Bill Chappell

Bill Chappell is a writer and producer who currently works on The Two Way, NPR's flagship news portal. In the past, he has edited and coordinated digital features for Morning Edition and Fresh Air, in addition to editing the rundown of All Things Considered. He frequently contributes to other NPR blogs, such as All Tech Considered and The Salt.

Chappell's work at NPR has ranged from being the site's first full-time homepage editor to being the lead writer and editor on the London 2012 Olympics blog, The Torch. His assignments have included being the lead web producer for NPR's trip to Asia's Grand Trunk Road, as well as establishing the Peabody Award-winning StoryCorps on

In 2009, Chappell was a key editorial member of the small team that redesigned NPR's web site. One year later, the site won its first Peabody Award, along with the National Press Foundation's Excellence in Online Journalism award.

At NPR, Chappell has trained both digital and radio staff to use digital tools to tell compelling stories, in addition to "evangelizing" — promoting more collaboration between legacy and digital departments.

Prior to joining NPR in late 2003, Chappell worked on the Assignment Desk at CNN International, handling coverage in areas from the Middle East, Asia, Africa, Europe, and Latin America, and coordinating CNN's pool coverage out of Qatar during the Iraq war.

Chappell's work for CNN also included producing Web stories and editing digital video for, and editing and producing stories for's features division.

Before joining CNN, Chappell wrote about movies, restaurants and music for alternative weeklies, in addition to his first job: editing the police blotter.

A holder of bachelor's degrees in English and History from the University of Georgia, he attended graduate school for English Literature at the University of South Carolina.

In the latest twist to the story of a Texas high school student who became a celebrity after he was arrested over a project in which he rebuilt a digital clock, Ahmed Mohamed and his family are moving to Qatar, where Mohamed, 14, has accepted a scholarship.

The news comes on the heels of Mohamed meeting President Obama at the White House Astronomy Night on Monday.

A U.S. Marine Corps F/A-18 Hornet fighter jet crashed northeast of Cambridge, England, Wednesday morning; officials say the pilot did not survive the crash. The plane had taken off from RAF Lakenheath in Suffolk.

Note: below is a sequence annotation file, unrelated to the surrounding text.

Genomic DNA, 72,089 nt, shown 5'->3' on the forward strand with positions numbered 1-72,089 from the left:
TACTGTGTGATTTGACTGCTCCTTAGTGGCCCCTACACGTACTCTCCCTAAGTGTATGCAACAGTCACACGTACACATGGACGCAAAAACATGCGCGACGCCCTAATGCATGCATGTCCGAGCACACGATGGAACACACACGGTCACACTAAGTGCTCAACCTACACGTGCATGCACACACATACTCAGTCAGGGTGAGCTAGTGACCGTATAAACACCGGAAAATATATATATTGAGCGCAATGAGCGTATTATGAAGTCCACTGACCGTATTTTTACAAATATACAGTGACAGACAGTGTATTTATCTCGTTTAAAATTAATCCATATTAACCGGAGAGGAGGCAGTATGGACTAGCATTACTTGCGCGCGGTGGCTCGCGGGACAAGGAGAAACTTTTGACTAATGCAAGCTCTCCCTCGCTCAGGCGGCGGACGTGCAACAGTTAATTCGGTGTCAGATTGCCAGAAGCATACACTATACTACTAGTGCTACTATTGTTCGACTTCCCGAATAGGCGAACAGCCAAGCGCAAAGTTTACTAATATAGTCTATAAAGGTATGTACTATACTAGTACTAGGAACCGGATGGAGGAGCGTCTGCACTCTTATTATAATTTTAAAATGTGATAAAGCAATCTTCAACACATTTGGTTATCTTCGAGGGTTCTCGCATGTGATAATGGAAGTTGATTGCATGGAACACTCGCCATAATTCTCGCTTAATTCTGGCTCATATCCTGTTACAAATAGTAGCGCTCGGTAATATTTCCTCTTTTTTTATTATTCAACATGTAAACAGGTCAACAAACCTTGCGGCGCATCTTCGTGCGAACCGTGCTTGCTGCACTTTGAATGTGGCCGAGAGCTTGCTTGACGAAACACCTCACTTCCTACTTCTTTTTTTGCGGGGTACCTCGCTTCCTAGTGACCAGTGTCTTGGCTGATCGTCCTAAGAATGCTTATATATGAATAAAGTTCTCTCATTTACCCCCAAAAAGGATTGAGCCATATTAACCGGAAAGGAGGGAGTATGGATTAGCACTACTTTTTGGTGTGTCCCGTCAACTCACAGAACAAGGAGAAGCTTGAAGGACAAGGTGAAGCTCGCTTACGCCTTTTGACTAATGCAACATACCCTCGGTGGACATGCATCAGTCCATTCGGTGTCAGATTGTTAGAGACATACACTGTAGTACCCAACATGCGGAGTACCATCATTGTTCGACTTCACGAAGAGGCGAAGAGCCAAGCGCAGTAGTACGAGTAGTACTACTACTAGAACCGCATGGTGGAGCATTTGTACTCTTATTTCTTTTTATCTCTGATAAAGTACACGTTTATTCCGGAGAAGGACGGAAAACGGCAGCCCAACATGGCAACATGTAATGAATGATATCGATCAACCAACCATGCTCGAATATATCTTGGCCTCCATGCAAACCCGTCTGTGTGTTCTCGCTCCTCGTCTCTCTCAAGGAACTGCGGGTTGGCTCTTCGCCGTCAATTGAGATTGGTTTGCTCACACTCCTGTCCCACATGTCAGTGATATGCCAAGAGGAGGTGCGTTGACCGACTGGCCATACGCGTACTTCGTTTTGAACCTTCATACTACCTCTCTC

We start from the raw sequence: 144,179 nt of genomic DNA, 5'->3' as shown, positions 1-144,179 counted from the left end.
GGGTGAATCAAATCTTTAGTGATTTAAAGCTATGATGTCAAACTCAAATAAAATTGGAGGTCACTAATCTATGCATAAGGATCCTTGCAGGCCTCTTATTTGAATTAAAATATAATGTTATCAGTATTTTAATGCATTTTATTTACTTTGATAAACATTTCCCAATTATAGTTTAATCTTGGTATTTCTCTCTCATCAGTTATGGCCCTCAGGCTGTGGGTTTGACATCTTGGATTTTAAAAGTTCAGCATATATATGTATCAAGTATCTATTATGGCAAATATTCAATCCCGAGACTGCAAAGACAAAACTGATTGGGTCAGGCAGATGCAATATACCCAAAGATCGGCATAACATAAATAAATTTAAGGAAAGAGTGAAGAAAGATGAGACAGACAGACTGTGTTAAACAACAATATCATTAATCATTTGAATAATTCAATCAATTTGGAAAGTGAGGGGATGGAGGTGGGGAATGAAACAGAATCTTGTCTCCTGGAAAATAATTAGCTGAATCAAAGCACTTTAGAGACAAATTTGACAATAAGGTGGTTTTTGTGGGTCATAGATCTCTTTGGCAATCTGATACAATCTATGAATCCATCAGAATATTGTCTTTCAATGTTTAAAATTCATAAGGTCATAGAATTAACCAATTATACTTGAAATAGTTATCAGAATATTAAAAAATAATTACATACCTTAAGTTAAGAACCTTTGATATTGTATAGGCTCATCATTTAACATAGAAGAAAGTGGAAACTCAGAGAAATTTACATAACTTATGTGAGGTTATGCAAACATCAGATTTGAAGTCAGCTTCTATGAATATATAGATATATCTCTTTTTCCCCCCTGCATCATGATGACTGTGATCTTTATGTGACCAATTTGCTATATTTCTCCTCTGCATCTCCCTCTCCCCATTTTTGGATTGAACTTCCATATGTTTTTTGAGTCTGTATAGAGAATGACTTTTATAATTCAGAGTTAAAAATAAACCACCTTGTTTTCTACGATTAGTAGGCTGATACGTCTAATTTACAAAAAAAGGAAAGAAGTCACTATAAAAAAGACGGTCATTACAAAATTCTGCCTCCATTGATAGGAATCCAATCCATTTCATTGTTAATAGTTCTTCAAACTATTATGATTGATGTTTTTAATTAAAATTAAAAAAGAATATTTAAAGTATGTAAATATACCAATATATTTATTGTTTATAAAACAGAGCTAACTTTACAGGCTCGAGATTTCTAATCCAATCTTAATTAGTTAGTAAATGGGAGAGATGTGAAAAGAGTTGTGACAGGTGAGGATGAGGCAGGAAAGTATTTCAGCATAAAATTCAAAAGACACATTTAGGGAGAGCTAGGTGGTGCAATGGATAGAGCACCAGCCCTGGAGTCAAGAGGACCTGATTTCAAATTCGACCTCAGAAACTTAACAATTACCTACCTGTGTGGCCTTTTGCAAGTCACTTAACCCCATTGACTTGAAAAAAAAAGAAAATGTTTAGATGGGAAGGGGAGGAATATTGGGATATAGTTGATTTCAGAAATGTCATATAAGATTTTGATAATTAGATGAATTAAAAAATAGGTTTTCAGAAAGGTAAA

"Response efforts are under way and the incident is currently under investigation," the Marine Corps says.

Update at 1:30 p.m. ET: Details On Plane And Flight

In his first known international trip since civil war began in Syria, President Bashar Assad has just returned from a quick visit in Moscow with Russian President Vladimir Putin. Assad reportedly briefed Putin on Syria's current and future military operations.

Assad's trip was kept secret until after Tuesday's meeting — and after the Syrian leader's safe return home.

Saying that thousands of people have overwhelmed its infrastructure at Slovenia's border with Croatia, Slovenia is moving to deploy its army. More than 6,000 people arrived Tuesday, Slovenia's interior minister says, with more than 18,000 reaching Slovenia since Friday.

Ahmed Mohamed, the Texas student who was arrested and suspended from high school for bringing a homemade clock to class, attended a science event at the White House on Monday night.

Canadian news outlets are calling it a "Liberal wave." After nearly a decade in office, Stephen Harper has been ousted as Canada's prime minister, falling to the Liberal Party's Justin Trudeau. Losing his bid for a fourth term, Harper will also step down as leader of the Conservative Party.

Classes resumed at Umpqua Community College this morning, and as students made their way to school buildings, they were greeted by Gov. Kate Brown and hundreds of well-wishers. Classes at the Roseburg, Ore., campus had been suspended since the Oct. 1 shooting that left nine victims dead.

The attack came on the first week of classes at Umpqua; this past weekend, families and loved ones held memorial services and funerals for many of the victims of the shooting.

From Jefferson Public Radio, Liam Moriarty reports for our Newscast unit:

After three years and more than $15 million in police expense, Scotland Yard says it's removing the guards that have waited outside the Ecuadorian Embassy in London for a chance to arrest WikiLeaks founder Julian Assange.

Instead of stalking Assange with an overt 24-hour presence, London's Metropolitan Police announced Monday, the agency "will deploy a number of overt and covert tactics to arrest him."

If legal marijuana were a movie, the $11 million that's estimated to have been taken in during Oregon's first week of retail sales would place it fourth on the list of U.S. weekend box-office receipts, right behind Pan.

Rebel groups that oppose both Syrian President Bashar al-Assad and terrorist group ISIS have formed a new coalition, called the Syrian Democratic Forces. Led by Kurds, the coalition could receive U.S. air support in Syria.

From Beirut, NPR's Alison Meuse reports for our Newscast unit:

"The Syrian Democratic Forces calls itself a unified national military, aimed at establishing a new democratic Syria. Members include Kurds, Arabs and Assyrian Christians. But those familiar with the group say it's led by the Kurdish YPG, the only partner the U.S. trusts.